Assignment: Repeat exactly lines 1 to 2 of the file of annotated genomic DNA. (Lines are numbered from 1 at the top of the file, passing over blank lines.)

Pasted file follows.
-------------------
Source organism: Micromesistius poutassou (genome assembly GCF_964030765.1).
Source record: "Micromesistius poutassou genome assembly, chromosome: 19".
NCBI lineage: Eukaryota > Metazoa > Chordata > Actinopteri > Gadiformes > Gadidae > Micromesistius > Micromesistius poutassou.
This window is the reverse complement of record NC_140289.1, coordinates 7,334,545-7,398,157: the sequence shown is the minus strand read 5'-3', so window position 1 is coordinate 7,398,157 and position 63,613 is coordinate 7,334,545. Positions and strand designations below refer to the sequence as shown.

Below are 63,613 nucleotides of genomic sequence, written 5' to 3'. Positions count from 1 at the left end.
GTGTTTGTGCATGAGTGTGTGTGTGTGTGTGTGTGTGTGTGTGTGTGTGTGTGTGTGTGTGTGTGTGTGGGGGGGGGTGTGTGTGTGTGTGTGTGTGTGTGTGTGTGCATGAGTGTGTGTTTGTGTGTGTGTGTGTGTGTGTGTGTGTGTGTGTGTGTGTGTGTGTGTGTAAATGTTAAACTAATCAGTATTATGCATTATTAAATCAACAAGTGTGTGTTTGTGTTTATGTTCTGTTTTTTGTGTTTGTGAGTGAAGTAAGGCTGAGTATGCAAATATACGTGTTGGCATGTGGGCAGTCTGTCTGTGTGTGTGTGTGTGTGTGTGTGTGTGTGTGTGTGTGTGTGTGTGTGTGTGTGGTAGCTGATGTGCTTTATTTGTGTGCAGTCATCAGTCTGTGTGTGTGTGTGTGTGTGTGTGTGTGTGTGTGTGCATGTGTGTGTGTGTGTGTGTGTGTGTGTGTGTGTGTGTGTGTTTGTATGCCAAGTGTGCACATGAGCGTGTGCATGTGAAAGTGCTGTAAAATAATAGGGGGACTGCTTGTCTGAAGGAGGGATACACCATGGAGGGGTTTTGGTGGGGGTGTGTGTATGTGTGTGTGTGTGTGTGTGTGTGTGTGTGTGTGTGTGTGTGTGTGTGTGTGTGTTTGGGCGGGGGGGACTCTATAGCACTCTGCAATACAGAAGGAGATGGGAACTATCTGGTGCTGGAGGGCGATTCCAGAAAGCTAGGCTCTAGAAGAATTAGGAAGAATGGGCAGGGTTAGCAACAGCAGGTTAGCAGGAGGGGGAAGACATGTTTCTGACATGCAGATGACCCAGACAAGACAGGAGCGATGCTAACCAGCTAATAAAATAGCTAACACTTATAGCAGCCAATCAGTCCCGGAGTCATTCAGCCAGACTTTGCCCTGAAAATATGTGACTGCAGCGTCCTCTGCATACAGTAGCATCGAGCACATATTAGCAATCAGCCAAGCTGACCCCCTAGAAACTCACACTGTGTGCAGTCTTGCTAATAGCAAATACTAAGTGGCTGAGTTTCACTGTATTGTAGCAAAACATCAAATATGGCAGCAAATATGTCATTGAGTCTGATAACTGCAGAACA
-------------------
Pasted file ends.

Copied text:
Source organism: Micromesistius poutassou (genome assembly GCF_964030765.1).
Source record: "Micromesistius poutassou genome assembly, chromosome: 19".